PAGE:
Hovering 'UFO' found in 16th Century painting in monastery
A strange disc pouring smoke and hovering over buildings has been found in a Romanian monastery wall painting thought to date from the 16th century
A strange disc pouring smoke and hovering over buildings has been found in a monastery wall painting thought to date from the 16th century - and UFO researchers claim it is just one of many old paintings which seem to show evidence of visitors from another world.
The image is painted on the wall on a 14th century church in Sighisoara - thought to the birthplace of Vlad the Impaler, the historical figure on whom the Dracula legend is based.
The photograph was taken by a tourist, Catalina Borta, and sent to UFO experts at the Israeli Extraterrestrials and UFOs Research Organization (EURA).
The caption on the painting says, ‘Israel, put your hope in the Lord,’ and the image is thought to date from just after 1523, when the Bible was first translated into German.
UFO experts have drawn a comparison with other well-known paintings which seem to depict flying saucers, such as the 1710 painting Baptism of Christ by Aert de Gelder.
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Nigel Watson, author of the Haynes UFO Investigations Manual says, 'Flying saucers, UFOs and other weird objects in the sky have been depicted throughout the history of humanity. '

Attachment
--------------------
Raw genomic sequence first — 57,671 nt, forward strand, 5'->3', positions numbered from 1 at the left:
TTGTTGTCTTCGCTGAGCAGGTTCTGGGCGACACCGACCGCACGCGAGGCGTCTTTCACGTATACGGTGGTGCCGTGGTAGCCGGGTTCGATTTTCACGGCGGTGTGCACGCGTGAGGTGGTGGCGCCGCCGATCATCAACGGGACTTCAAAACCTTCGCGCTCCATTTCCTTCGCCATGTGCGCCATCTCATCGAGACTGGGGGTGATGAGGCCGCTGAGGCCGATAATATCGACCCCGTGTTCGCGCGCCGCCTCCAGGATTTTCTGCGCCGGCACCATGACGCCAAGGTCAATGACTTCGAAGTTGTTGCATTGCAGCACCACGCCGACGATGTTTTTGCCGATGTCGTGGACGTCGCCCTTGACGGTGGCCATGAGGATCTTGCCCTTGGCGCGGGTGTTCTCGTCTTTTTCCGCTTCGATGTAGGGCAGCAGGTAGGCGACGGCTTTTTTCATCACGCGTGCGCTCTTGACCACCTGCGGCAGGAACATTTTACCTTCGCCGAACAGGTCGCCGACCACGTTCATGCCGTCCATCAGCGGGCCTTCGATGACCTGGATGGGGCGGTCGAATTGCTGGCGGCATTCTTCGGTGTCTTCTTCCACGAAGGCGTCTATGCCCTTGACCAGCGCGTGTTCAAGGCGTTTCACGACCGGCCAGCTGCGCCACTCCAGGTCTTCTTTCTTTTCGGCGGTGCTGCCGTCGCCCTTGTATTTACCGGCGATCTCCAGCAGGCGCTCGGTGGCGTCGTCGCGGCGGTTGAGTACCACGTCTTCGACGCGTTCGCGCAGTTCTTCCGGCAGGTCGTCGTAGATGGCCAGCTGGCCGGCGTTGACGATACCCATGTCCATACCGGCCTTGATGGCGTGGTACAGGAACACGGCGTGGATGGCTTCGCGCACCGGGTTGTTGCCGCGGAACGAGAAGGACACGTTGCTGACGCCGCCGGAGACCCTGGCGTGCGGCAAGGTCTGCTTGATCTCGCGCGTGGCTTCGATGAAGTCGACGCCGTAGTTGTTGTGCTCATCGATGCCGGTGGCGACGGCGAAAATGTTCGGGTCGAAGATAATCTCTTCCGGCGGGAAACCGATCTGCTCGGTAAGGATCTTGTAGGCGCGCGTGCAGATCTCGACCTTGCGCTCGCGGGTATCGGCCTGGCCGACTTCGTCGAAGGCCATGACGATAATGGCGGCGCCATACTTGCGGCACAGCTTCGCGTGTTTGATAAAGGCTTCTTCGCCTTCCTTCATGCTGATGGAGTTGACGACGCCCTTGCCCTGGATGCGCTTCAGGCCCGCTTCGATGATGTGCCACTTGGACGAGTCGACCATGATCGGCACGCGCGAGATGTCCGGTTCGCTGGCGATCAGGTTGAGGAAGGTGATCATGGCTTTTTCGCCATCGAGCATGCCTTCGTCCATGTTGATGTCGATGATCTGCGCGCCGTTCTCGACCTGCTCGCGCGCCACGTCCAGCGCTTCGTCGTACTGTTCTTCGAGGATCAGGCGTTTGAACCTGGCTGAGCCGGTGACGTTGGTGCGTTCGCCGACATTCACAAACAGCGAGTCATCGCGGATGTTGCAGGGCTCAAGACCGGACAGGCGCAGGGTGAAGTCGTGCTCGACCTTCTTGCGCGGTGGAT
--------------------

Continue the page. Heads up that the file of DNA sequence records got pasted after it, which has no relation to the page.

'What appear to be UFOs and aliens appear in the cave paintings of ancient man, the reigious paintings of the Renaissance period and in the works of chroniclers and storytellers.'
'Some of the most striking UFO images appear in Renaissance art. As an example, a painting titled The Crucifixion depicts two spherical flying craft that plainly have a pilot inside them. It is of 1350 vintage and hangs over the altar in the Visoki Decani Monestry, Yugoslavia.'
'In the 15th Century, The Madonna with Saint Giovannio, the artist Domenico Ghirlandaio depicts a disc-like craft with rays shooting out of it over the left shoulder of Mary. A man with a dog behind Mary are shown looking at this aerial object.'
'The Baptism of Christ painted by Aert De Gelder in 1710 is a stunning vision of a circular craft beaming rays of light that illuminate Jesus and John the Baptist. It can be viewed at the Fitzwiliam Museum Cambridge.'
'An explanation for these Biblical paintings is that they are symbolic representations of angels and that the beams of light from them represent the Holy Spirit. These beams of light can also represent the miraculous impregnation of Mary that led to the birth of Jesus. Ironically, people today are literally seeing objects like this in the sky and associate their activities with the concept of ancient astronauts that it is speculated, we worshipped as Gods in the past.'
Certainly, symbolism and artistic license is at work but whether they are based on ‘real’ sightings or belief in UFOs from other realms, or not, they still give us a sense of wonder and have a powerful impact on our psyche.